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Stories about what communities do after a disaster. This includes physical cleanup efforts and work to restore essential services to residents and businesses.

The City Council approved the Coastal Storm Risk Management Project, a large-scale series of flood mitigation projects over the next 10 years — at a cost of more than $2 billion.
After the attack, the staff at Johnson Memorial suddenly had to revert to low-tech ways of patient care. They relied on pen and paper for medical records and notes, and sent runners between departments to take orders and deliver test results.
The AM for Every Vehicle Act would require the National Highway Traffic Safety Administration to mandate that new vehicles include AM radio at no extra cost.
Because the town was not officially in a flood zone, few had flood insurance. Because the town was poor, even fewer had the capital to rebuild. And because so many were undocumented, few were eligible for much money from FEMA.

Walker was shot twice in the chest, with one of the bullets hitting him close to the heart, and one in the shoulder. Doctors operated on him to remove bullet fragments but had to leave some in his body.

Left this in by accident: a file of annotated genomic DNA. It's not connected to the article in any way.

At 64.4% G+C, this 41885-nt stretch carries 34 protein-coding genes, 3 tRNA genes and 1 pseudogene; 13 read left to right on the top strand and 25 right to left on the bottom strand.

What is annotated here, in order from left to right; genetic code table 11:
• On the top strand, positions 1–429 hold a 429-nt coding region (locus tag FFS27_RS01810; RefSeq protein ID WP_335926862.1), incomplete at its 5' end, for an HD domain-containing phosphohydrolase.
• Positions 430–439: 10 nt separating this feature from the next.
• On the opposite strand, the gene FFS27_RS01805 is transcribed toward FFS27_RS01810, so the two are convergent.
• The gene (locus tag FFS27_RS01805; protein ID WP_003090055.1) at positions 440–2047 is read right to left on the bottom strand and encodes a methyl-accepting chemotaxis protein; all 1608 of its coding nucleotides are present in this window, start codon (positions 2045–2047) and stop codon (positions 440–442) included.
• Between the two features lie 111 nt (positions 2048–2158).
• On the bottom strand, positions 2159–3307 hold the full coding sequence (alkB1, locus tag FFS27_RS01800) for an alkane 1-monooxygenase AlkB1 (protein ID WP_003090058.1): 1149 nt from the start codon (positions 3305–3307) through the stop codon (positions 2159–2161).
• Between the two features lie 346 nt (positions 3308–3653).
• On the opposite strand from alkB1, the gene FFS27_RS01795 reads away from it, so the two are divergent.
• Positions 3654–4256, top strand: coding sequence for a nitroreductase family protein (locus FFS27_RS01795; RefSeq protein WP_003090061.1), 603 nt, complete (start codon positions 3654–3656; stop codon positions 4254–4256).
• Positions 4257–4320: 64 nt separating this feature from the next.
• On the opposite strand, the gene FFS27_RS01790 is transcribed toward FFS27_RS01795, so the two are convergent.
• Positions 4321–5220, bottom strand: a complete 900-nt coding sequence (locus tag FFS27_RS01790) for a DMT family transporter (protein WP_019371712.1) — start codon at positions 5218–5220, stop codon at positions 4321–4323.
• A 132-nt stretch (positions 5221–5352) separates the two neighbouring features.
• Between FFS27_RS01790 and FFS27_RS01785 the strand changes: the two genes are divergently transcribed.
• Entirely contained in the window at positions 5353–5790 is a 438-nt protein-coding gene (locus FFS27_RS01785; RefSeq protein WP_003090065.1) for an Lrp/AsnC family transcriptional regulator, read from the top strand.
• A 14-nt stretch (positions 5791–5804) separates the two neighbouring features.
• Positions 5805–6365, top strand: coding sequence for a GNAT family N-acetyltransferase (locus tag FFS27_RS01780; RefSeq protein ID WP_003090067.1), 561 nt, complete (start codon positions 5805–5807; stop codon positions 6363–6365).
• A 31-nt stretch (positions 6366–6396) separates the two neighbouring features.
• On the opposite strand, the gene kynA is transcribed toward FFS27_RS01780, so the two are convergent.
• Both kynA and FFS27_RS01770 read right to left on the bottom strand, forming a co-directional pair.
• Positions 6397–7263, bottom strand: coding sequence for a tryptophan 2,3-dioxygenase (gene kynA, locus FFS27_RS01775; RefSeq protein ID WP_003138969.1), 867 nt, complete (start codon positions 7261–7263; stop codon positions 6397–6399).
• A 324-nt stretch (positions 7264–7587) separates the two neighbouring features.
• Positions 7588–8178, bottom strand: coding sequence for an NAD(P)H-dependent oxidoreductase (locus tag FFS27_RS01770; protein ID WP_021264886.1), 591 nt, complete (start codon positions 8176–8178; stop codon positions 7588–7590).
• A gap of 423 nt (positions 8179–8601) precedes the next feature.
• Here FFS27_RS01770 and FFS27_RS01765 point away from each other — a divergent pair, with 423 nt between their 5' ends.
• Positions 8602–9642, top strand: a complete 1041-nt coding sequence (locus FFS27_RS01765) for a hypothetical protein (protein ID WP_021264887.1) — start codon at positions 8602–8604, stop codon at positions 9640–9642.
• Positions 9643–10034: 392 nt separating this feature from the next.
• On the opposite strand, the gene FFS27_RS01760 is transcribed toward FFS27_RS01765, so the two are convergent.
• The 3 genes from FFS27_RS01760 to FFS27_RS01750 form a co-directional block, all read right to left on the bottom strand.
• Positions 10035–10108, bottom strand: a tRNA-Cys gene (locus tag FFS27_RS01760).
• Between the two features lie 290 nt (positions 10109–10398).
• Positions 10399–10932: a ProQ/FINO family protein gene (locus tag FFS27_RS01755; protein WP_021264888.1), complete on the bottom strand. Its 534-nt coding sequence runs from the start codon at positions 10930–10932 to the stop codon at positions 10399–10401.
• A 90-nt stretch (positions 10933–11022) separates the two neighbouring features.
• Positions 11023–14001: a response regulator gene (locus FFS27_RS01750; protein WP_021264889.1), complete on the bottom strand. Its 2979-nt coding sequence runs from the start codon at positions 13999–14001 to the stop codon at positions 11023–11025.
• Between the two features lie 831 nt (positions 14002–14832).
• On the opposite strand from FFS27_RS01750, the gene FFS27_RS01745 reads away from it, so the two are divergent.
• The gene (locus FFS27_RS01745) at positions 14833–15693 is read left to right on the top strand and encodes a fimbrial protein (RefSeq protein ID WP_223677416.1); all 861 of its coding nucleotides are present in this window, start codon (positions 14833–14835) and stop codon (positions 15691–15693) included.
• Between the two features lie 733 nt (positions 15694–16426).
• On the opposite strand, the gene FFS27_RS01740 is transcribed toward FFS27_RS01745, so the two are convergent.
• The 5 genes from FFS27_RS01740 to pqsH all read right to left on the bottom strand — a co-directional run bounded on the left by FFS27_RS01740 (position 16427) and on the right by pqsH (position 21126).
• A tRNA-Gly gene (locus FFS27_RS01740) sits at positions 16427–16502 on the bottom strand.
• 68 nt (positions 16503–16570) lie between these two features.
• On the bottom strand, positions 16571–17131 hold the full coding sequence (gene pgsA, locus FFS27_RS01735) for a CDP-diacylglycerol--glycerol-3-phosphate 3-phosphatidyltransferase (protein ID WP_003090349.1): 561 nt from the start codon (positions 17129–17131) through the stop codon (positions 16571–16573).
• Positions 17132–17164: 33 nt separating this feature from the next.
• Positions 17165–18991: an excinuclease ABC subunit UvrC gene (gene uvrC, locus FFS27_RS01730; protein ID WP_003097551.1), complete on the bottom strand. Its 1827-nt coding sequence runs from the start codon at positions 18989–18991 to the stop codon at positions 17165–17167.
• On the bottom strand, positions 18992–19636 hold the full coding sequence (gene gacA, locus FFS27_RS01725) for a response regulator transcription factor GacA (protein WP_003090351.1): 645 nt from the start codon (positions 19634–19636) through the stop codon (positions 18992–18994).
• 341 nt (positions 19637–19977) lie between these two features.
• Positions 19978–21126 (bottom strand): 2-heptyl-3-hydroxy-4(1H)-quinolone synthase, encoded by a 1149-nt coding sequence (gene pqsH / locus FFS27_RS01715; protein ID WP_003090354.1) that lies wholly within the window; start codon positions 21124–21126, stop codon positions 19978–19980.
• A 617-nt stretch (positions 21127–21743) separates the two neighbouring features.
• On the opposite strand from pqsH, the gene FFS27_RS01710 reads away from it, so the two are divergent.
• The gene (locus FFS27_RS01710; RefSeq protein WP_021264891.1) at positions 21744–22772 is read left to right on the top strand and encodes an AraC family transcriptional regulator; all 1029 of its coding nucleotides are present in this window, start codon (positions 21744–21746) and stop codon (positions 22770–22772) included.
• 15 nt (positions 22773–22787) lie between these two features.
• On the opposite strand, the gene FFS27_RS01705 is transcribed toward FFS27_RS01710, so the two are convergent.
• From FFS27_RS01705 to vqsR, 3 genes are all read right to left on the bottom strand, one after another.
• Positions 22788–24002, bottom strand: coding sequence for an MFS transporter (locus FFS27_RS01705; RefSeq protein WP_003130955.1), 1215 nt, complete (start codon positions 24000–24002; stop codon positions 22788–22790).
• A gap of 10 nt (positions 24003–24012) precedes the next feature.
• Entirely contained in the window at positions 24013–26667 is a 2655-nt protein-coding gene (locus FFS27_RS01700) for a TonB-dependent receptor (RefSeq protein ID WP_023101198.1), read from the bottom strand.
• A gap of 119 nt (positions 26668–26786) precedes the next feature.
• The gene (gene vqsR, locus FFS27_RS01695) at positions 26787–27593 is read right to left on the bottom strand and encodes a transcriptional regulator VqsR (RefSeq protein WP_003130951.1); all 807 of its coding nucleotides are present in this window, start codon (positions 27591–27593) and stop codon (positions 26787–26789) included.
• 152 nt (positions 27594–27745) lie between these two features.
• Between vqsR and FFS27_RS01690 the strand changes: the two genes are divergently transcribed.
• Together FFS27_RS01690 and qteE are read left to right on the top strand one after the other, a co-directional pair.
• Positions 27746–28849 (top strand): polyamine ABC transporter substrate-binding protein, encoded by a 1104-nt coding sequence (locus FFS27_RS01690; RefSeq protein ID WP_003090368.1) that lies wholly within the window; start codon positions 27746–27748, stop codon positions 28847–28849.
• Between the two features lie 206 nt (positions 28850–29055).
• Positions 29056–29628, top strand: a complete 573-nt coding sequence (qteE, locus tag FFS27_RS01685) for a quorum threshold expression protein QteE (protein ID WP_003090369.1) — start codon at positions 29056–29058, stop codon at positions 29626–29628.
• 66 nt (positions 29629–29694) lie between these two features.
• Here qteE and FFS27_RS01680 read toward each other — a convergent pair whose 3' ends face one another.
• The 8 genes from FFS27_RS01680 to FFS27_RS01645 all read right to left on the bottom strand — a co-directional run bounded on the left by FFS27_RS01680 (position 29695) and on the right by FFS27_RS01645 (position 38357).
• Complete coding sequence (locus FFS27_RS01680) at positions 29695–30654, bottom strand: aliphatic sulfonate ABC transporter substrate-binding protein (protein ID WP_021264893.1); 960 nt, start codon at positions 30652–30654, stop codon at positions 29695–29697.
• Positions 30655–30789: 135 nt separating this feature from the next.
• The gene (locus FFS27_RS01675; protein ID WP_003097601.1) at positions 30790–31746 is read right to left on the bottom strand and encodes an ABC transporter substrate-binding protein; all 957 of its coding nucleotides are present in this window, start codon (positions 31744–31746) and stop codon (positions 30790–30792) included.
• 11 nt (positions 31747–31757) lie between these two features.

According to FEMA, 143 households in Seminole, Orange, Osceola and Lake counties are still in housing provided by the agency’s Transitional Shelter Assistance program.
The benefits, provided through the Disaster CalFresh food program, are available to those who lived or worked in the affected counties from Feb. 21 to March 22, when the region was hit with torrential rain.
Brian Ferguson, a spokesperson for the state’s Office of Emergency Services, encourages people and families affected by the storms to apply for government-sponsored aid — even if they are concerned about their immigration status.
"They're managing very well under the circumstances. They obviously had roof and water damages that they continue to work on. Their private sector partners have been on the ground 24-7 as well."
For the 55 days until the U.S. Environmental Protection Agency took over, there was a near-constant state of confusion over who was — or who should have been — in charge of fighting the fire, and who would pay to put it out.